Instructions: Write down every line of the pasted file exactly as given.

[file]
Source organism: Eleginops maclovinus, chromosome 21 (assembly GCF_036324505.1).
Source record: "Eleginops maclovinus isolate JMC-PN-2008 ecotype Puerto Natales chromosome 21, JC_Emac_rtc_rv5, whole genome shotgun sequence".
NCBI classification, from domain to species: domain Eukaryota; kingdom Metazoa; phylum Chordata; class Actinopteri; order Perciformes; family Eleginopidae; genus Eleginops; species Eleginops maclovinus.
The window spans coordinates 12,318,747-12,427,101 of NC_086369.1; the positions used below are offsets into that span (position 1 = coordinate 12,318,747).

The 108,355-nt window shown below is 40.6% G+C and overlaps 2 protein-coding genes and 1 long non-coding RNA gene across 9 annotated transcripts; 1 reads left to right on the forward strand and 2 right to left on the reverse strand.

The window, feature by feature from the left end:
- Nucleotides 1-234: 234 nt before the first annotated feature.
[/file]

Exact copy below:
Source organism: Eleginops maclovinus, chromosome 21 (assembly GCF_036324505.1).
Source record: "Eleginops maclovinus isolate JMC-PN-2008 ecotype Puerto Natales chromosome 21, JC_Emac_rtc_rv5, whole genome shotgun sequence".
NCBI classification, from domain to species: domain Eukaryota; kingdom Metazoa; phylum Chordata; class Actinopteri; order Perciformes; family Eleginopidae; genus Eleginops; species Eleginops maclovinus.
The window spans coordinates 12,318,747-12,427,101 of NC_086369.1; the positions used below are offsets into that span (position 1 = coordinate 12,318,747).

The 108,355-nt window shown below is 40.6% G+C and overlaps 2 protein-coding genes and 1 long non-coding RNA gene across 9 annotated transcripts; 1 reads left to right on the forward strand and 2 right to left on the reverse strand.

The window, feature by feature from the left end:
- Nucleotides 1-234: 234 nt before the first annotated feature.